Russell and Godel - What's so important?

A former student emailed me about Russell's discovery of the inconsistency inherent in considering the set of all sets that don't contain themselves. "What's all the fuss?", he asked.

I mentioned how this led Godel to the discovery and proof that in any formal system (like geometry) there are statements that have been proved to be true, statements that have not yet been proved to be true but are provable, and, unfortunately (and this is the big shocker!) true statements that will never be able to be proved to be true (and we won't know which of the unproved statements belong in this category.)

He still wondered why this was so important. Here's my response.

Imagine you have some organized system, like geometry. You start with some axioms (assumptions), and derive theorems. Each of the theorems is proved. You KNOW therefore that your system is consistent. Sometimes you make lucky guesses by seeing patterns, so you propose new theorems, but you call them postulates because you haven't proved them yet (like the Four Colour Map Postulate or the Congruence Postulates). Eventually, either a counter-example is discovered so the postulate is dumped, or you prove the theorem. The FCM postulate is now the FCM Theorem because it has been proved. The conguence postulates remain unproved. We use them, though, but in the back of our minds we have that tiny reservation that everything proven using congruent triangles as an intermediate step is suspect. Our dream, of course, is completion: we prove all true theorems in our system.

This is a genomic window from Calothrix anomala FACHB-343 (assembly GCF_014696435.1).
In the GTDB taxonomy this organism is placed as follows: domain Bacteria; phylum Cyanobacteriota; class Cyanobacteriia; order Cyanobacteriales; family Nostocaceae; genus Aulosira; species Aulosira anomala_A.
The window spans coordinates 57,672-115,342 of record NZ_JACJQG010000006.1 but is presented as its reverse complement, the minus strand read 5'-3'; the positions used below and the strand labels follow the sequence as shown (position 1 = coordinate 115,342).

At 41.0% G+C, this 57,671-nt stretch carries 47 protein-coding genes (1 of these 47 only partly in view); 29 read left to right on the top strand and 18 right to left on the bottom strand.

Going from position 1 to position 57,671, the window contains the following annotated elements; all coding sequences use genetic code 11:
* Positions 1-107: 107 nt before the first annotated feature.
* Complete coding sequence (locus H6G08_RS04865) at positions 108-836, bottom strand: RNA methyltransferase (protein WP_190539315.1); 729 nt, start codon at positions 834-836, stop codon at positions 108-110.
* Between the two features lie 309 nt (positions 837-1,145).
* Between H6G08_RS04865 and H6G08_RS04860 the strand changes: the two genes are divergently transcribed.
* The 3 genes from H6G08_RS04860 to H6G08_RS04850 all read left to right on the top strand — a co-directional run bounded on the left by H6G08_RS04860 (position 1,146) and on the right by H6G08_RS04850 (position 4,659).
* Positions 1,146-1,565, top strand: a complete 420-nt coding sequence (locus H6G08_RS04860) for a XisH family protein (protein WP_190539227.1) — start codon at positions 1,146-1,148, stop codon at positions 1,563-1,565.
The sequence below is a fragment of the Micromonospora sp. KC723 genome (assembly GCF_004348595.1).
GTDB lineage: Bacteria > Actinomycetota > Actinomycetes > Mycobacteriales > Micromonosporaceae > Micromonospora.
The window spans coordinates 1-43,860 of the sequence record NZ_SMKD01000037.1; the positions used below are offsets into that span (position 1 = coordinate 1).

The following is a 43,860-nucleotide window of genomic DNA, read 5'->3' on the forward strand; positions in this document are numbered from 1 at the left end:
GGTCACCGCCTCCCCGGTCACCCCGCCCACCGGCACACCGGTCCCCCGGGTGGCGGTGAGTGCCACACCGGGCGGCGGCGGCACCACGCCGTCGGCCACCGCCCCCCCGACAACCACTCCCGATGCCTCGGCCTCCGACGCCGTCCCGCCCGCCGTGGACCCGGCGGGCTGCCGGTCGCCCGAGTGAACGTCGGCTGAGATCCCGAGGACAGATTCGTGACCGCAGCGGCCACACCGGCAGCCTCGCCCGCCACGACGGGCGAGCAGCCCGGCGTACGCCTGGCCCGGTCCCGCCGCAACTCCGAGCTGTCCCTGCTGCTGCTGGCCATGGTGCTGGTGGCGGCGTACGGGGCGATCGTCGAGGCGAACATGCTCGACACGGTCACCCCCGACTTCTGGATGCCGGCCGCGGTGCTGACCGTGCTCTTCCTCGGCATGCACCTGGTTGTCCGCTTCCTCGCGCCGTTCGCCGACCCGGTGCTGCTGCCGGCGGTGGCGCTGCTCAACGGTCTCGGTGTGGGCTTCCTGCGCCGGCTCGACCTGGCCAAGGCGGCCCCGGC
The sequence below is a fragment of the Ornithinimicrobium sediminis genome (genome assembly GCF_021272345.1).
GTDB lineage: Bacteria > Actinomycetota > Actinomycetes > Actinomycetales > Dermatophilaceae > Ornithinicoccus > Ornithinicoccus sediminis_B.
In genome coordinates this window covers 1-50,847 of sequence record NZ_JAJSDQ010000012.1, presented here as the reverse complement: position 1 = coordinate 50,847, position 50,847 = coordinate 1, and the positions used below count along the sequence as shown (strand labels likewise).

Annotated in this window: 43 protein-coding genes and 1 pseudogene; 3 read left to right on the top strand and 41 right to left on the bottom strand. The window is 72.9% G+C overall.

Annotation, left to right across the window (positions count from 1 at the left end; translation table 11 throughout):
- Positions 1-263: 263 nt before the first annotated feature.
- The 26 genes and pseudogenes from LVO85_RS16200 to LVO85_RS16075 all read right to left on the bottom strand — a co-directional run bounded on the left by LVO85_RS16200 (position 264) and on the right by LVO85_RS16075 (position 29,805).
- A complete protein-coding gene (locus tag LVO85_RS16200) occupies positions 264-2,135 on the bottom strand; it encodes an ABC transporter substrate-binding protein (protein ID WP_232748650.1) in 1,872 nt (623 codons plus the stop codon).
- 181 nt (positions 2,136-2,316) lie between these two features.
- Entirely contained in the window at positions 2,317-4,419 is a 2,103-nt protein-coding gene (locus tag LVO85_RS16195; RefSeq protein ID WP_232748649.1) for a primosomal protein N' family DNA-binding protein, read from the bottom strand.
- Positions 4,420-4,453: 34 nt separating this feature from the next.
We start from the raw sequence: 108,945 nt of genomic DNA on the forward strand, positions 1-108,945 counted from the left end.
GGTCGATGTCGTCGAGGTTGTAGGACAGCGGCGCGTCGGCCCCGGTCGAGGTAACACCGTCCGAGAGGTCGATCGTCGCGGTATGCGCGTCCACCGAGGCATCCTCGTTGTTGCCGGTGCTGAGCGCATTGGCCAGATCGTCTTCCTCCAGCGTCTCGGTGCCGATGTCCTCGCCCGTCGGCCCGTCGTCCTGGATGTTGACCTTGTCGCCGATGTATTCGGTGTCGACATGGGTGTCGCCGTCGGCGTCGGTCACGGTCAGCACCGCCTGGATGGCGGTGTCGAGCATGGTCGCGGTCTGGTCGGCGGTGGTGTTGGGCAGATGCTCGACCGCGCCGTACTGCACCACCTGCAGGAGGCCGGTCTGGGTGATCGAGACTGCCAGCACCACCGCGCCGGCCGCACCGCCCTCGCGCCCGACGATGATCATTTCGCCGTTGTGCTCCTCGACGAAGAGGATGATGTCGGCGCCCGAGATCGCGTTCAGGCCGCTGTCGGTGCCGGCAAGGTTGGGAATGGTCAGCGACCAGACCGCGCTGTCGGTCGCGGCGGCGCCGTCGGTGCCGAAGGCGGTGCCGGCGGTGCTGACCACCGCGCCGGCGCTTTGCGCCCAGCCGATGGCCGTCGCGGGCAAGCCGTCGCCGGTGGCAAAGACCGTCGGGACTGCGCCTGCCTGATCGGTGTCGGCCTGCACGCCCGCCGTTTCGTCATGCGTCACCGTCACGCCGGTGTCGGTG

What if the system has an infinite number of possible theorems. OK, so we can't get completion in a finite time, but completion (at the end of time!) is possible in principle.

BUT, suppose (heaven forbid!) that there are true theorems in the system that are forever unprovable and YOU DON'T KNOW WHICH ONES THEY ARE!

You would be calling them postulates because you haven't proved them yet, but you have a gut feeling that they are true, so you are devoting time to proving them. This time will be ultimately wasted, even if you devote an INFINITE amount of time, because the statement you are trying to prove happens to be one of the unprovable statements.

Russell/Godel's work showed that this horrendous situation exists in ALL formal systems. (Formal=axiom/theorem/ proof system.) There will ALWAYS be true but unprovable statements, so you will never know the system is complete. Persistance is futile!

This was a great shock to mathematicians and logicians. It's like discovering that the earth is not the centre of the universe, or that humans evolved from non-humans. Ever since Euclid, mathematicians delighted in thinking of their discipline has solid and objective. Opposite angles are equal not because we want them to be so, or some king demands them to be so, but because we can PROVE them to be so. What fantastic advances came from the development of formal systems: number theory, set theory, calculus, etc. I think it's more than just the worry that a mathematician might be wasting time trying to prove a true-bue-unprovable-theorum. It's deeper. What makes THAT theorem (i.e. the unprovable one) different from the other proveable theorems? No one will ever know! --sigh--

## Saturday, July 16, 2005

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